Just backing up trespass laws
IT would seem some activists believe that they have a God-given right to flout the law with respect to trespass, etc, when they are protesting. The Liberal Government’s revised protest law is not some draconian inspired law to stop protest but a much needed redressing of the balance in terms of the rights of those on the receiving end of protests and workplace invasions.
The intent of the protest laws is to allow people to go about their lawful business without undue interference, regardless of whether some small group has decided to take exception to that business. In the case of farmers this trespass is not only of their business but their homes. The laws do not prevent protest, they just buttress existing trespass laws to inhibit protesters invading or blockading businesses and homes. This might reduce the theatre the protesters crave, so perhaps they will now need to better articulate their message to make their point for public consideration. Evan Evans Lindisfarne
No more softly, softly
GREENS leader Cassy O’Connor’s outburst on protest laws is an example of disdain for the right of people to earn a living and go about their business, abiding by the laws of democratically elected governments. For too long, laws have been ignored, because of the go-softly approach adopted by those charged with upholding the law, to where they now appear irrelevant to those masquerading as protesters. Government has little option than be specific on what is and isn’t acceptable action by unruly activists and make sure the present laws are prosecuted to their fullest to protect those whose daily lives are affected by this rabble.
Now Labor has disassociated itself from the green movement, we can expect its support to give Mr Hodgman the courage to attack outstanding matters such as health, housing, the need and location of a new prison, and this public protection, with a vigour not previously seen and without the need for further regulation. J. Pritchard Claremont
I WAS under the impression we still lived in a democracy but it appears the Hodgman Government’s definition is a far cry from mine given its proposal for laws to outlaw peaceful gatherings on public land, eg beaches, parks or even footpaths to voice concerns over controversial developments. What is even more chilling is that the laws are apparently targeted at conservationists and those concerned about animal rights, destruction of our forests and pollution from expanding aquaculture So everyone who opposes developments such as Mt Wellington/kunanyi cable car, Skyway in Cataract Gorge or Westbury prison all risk steep fines and ludicrously lengthy jail terms.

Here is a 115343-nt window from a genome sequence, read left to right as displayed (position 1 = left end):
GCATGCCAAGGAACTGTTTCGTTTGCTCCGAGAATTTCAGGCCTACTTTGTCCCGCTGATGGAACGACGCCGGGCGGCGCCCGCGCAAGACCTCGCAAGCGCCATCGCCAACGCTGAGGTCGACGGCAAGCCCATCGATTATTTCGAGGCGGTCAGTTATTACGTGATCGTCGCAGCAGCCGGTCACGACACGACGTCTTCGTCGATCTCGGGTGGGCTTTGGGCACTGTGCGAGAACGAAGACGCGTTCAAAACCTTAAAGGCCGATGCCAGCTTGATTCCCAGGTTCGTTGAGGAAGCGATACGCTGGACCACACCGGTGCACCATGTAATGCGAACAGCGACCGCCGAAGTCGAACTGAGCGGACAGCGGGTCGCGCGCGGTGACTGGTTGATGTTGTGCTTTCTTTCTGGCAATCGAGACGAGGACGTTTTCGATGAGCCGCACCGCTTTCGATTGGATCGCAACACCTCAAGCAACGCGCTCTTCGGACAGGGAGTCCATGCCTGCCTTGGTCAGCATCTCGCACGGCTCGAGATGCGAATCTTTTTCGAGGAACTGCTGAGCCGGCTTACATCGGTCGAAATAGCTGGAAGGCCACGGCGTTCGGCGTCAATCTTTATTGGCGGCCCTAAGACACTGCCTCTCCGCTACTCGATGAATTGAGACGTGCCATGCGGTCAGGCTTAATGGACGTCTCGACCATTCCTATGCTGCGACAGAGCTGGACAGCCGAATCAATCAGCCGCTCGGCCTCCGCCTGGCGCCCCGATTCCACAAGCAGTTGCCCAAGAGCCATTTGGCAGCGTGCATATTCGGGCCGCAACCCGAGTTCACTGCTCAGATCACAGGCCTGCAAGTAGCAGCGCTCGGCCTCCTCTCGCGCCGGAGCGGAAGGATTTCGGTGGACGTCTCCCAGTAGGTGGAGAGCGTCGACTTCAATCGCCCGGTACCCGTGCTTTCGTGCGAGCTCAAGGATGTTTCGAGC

A 21-year term for supporting Tasmania’s wilderness, its built heritage and healthy oceans? Really? And the thousands of school students protesting inaction on climate change and their fears for the future. Do they fall into the “hardcore” protesting element, as described by Minister Barnett? The legislation has no place on Tasmania’s statute books so it’s to be hoped parliament will reject it absolutely. Anne Layton-Bennett Swan Bay
PROTESTERS should not be allowed to go to a person’s place of business or work and obstruct them from doing their job. Protesters who want to vent frustrations should do it peacefully and not interfere with business and workers. Protests that cause interference or police attendance do nothing for the cause in the eyes of the majority, rather the reaction is a negative one adverse to what the protest is about. Alan Leitch Austins Ferry
Protest as feedback
PROTESTING is a legal liberty that can be interpreted as giving feedback to a business for goods or services, or used to describe a mass demonstration. Given our government’s record and claims of wanting to simplify bureaucratic process, I’m sceptical. I’m left to ponder current criminal laws, secrecy laws, contempt laws, anti-discrimination laws, information laws, intellectual property laws, media and telecommunications laws against our citizen, human and consumer rights. Let’s not forget to analyse the facts, including past need for such action and the outcomes. Kelly Sims Glenorchy City Council